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Now that we are in power, not only are our sys­tems in­ef­fi­cient but we of­ten fail the masses who are still liv­ing in poverty

CityPress - - Voices -

The City Press ar­ti­cle “They may as well kill us” (March 5 2017), which was about the plight of the peo­ple of Nqwashu vil­lage, East­ern Cape, caught my eye. One sen­tence read: “Mat­shintsholo Lu­vela (71) says she is the sole bread­win­ner, sup­port­ing a fam­ily of five on a R1 500 pen­sion.” Déjà vu!

This is my story dur­ing the apartheid era. My grand­mother sup­ported a fam­ily of 11, four adults and seven chil­dren. Why am I read­ing this now? Are we re­gress­ing as a coun­try, or did we sim­ply stop car­ing? I can’t be­lieve that, 23 years into our hard-earned democ­racy, we still have this sce­nario in South Africa.

Social grants plant the first seed of ed­u­ca­tion for many poor fam­i­lies. They are used to pay school fees (in my case) and buy school uni­forms. My grand­mother’s pen­sion sup­ported me for 16 years. When I passed my ma­tric and there was no money for ter­tiary ed­u­ca­tion, my grand­mother gave me money to look for a job. The day she gave me her last penny she said, “This is my last money, my child; I don’t know what will hap­pen if you don’t get a job to­day.” Guess what? I got my job that day!

Four weeks later she suc­cumbed to can­cer of the oe­soph­a­gus. She never re­ceived an­other pen­sion. She never held money in her hands again. How­ever, the last penny of her pen­sion started my ca­reer.

Most of the peo­ple who hold cushy po­si­tions to­day grew up dur­ing the apartheid era, which means they have a story sim­i­lar to mine. They know what it’s like to be with­out, to be in need, and to have noth­ing. The prob­lem we have to­day is se­lec­tive mem­ory. The haves have for­got­ten what it’s like to be a have-not.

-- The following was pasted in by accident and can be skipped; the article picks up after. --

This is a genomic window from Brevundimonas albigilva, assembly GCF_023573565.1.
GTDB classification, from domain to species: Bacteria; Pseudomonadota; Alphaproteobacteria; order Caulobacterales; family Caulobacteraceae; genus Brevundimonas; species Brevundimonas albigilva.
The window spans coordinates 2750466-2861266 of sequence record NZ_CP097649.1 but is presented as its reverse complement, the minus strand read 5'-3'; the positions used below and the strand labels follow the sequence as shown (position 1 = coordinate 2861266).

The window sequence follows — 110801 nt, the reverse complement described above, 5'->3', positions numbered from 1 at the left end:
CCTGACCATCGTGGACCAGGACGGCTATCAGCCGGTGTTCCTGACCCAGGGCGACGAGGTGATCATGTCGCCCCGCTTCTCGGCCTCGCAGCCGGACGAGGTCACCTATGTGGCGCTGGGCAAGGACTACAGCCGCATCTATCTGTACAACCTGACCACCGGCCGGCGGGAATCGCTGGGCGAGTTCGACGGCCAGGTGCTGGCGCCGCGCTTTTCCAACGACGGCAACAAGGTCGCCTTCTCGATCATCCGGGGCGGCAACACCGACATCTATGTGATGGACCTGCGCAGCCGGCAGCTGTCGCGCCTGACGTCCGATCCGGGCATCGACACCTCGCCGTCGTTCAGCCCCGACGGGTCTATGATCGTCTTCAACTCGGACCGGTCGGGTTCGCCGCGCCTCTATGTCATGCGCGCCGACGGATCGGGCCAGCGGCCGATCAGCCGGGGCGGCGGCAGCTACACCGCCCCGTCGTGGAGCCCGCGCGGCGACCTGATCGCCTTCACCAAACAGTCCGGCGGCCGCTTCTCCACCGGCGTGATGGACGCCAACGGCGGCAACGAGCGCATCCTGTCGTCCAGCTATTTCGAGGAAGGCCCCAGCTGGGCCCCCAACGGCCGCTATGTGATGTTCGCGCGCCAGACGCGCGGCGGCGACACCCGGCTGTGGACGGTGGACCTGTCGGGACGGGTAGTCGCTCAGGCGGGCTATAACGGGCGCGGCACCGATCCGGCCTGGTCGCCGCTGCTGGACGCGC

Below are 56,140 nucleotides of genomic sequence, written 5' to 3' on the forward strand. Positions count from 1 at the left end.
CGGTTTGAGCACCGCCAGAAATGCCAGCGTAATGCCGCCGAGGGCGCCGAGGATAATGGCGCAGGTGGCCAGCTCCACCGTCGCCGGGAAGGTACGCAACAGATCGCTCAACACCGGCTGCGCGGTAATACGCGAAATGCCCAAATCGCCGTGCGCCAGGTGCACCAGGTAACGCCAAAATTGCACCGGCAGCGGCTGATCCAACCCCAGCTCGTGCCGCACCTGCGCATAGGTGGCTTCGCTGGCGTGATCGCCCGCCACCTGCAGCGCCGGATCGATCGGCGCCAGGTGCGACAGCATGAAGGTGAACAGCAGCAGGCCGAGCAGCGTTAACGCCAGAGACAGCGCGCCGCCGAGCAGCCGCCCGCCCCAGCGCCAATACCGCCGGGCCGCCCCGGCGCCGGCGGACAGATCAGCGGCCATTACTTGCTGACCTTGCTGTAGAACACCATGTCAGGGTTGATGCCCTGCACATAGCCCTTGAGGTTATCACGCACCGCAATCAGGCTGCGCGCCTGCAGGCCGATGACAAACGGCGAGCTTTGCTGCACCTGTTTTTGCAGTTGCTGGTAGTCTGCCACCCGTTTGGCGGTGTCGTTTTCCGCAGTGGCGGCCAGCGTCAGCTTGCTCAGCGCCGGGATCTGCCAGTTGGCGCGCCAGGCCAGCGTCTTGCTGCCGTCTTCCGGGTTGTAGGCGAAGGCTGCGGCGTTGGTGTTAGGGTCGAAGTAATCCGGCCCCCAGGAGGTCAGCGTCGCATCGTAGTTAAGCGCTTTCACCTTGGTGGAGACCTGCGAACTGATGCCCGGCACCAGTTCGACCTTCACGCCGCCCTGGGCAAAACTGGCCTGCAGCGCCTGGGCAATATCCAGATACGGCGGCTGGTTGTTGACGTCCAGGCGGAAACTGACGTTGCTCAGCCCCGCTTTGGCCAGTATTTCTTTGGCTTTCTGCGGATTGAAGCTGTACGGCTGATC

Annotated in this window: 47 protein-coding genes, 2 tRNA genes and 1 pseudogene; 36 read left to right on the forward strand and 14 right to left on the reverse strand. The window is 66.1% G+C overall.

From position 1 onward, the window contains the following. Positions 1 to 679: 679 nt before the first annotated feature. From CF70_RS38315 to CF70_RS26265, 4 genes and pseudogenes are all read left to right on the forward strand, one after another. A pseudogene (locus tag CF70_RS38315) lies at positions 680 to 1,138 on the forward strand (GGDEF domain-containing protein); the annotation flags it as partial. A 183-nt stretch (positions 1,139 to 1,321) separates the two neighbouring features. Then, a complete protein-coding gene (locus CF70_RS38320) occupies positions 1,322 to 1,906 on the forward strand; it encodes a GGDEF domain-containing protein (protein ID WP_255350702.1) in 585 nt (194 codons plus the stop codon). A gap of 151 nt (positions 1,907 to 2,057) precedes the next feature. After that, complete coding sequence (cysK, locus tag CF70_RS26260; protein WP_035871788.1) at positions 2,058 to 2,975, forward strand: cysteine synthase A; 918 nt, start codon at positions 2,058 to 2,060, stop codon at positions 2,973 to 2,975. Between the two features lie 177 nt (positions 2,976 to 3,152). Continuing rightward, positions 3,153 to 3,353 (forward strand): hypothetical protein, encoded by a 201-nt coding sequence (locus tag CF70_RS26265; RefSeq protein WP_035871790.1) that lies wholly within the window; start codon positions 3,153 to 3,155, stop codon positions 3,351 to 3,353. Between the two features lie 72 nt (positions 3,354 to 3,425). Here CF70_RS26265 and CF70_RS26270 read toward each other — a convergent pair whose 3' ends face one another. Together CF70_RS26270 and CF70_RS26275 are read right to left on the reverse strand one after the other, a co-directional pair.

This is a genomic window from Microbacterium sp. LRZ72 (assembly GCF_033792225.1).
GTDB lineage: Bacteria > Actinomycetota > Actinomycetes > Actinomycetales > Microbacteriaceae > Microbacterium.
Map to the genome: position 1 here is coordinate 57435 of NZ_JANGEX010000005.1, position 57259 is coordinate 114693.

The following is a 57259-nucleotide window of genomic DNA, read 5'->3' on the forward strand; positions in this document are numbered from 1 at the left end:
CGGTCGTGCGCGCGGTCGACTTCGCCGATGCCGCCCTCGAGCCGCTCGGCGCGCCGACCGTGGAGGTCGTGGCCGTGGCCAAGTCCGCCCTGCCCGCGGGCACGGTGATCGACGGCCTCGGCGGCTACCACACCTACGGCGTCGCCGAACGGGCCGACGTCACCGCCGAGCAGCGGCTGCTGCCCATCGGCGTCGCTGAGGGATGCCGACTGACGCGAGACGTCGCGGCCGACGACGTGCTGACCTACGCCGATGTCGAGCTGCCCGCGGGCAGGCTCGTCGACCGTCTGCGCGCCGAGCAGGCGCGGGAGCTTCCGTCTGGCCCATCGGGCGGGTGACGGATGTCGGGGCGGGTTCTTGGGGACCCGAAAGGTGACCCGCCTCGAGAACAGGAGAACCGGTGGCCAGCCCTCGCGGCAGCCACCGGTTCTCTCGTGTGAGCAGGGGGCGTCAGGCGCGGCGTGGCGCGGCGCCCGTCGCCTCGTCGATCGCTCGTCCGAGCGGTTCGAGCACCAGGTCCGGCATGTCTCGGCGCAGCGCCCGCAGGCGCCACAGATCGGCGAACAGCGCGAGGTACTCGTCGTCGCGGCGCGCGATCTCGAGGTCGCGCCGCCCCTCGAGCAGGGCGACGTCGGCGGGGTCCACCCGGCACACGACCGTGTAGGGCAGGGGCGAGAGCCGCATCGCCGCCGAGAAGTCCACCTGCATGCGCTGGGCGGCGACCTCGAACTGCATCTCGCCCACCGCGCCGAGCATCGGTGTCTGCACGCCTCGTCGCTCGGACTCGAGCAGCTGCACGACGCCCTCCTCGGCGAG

Here is a shame about this saga: While the social grants dur­ing the apartheid gov­ern­ment were a pit­tance that came once in two months, they were paid re­li­giously the en­tire 16 years of my life. Was this be­cause of how much the white regime cared about the poor black peo­ple? I doubt it. It was be­cause of

The Nqwashu peo­ple fur­ther lamented: “If we don’t have social grants, it will be the end for us.” I say, no, it won’t be. It will take more than un­paid social grants to bring about your end. You will still be here on April 2 and stronger than when you went to sleep on the 1st, with or with­out social grants.

God made us strong to sur­vive. He cre­ated us with in­ter­nal re­silience. That is how we sur­vived the op­pres­sion un­der the apartheid regime. Whether the SA Social Se­cu­rity Agency pays the social grants on April 1 or not, you will be al­right.

The white peo­ple op­pressed us for years but we have now been lib­er­ated for 23 years. Few peo­ple have be­come very wealthy since the dawn of democ­racy.

The ques­tion we should be ask­ing is: What are we do­ing to lift oth­ers as we rise? What are we do­ing to ease the yoke of poverty on those who are still where they were 23 years ago?

If there are black fam­i­lies in this day and age who are still de­pen­dent on social grants for sur­vival, when there are few who have more than enough, then what colour of op­pres­sors are we? Slat­sha is a di­rec­tor of Gen­tle Whis­per Min­istries in Port El­iz­a­beth

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